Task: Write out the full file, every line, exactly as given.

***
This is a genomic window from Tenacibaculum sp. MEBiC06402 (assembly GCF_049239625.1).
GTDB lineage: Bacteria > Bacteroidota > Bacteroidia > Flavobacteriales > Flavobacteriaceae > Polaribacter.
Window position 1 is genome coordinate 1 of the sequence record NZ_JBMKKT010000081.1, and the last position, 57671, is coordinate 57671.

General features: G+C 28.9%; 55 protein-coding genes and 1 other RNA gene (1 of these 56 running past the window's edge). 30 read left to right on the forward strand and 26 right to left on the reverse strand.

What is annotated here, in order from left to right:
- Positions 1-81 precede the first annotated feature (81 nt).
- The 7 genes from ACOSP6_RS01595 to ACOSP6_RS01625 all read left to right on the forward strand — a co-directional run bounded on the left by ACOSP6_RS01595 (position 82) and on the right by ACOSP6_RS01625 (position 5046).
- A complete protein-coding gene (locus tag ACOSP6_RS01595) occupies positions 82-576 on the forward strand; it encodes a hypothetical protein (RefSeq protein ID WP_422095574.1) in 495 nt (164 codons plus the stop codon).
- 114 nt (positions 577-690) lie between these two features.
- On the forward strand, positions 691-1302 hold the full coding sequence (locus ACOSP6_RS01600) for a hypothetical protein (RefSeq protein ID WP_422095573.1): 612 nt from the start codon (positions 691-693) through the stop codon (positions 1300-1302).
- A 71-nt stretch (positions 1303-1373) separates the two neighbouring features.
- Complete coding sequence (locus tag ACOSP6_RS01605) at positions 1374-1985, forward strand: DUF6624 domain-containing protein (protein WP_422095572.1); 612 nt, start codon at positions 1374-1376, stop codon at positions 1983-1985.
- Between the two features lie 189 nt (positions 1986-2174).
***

This is a genomic window from Tenacibaculum sp. MEBiC06402 (assembly GCF_049239625.1).
GTDB lineage: Bacteria > Bacteroidota > Bacteroidia > Flavobacteriales > Flavobacteriaceae > Polaribacter.
Window position 1 is genome coordinate 1 of the sequence record NZ_JBMKKT010000081.1, and the last position, 57671, is coordinate 57671.

General features: G+C 28.9%; 55 protein-coding genes and 1 other RNA gene (1 of these 56 running past the window's edge). 30 read left to right on the forward strand and 26 right to left on the reverse strand.

What is annotated here, in order from left to right:
- Positions 1-81 precede the first annotated feature (81 nt).
- The 7 genes from ACOSP6_RS01595 to ACOSP6_RS01625 all read left to right on the forward strand — a co-directional run bounded on the left by ACOSP6_RS01595 (position 82) and on the right by ACOSP6_RS01625 (position 5046).
- A complete protein-coding gene (locus tag ACOSP6_RS01595) occupies positions 82-576 on the forward strand; it encodes a hypothetical protein (RefSeq protein ID WP_422095574.1) in 495 nt (164 codons plus the stop codon).
- 114 nt (positions 577-690) lie between these two features.
- On the forward strand, positions 691-1302 hold the full coding sequence (locus ACOSP6_RS01600) for a hypothetical protein (RefSeq protein ID WP_422095573.1): 612 nt from the start codon (positions 691-693) through the stop codon (positions 1300-1302).
- A 71-nt stretch (positions 1303-1373) separates the two neighbouring features.
- Complete coding sequence (locus tag ACOSP6_RS01605) at positions 1374-1985, forward strand: DUF6624 domain-containing protein (protein WP_422095572.1); 612 nt, start codon at positions 1374-1376, stop codon at positions 1983-1985.
- Between the two features lie 189 nt (positions 1986-2174).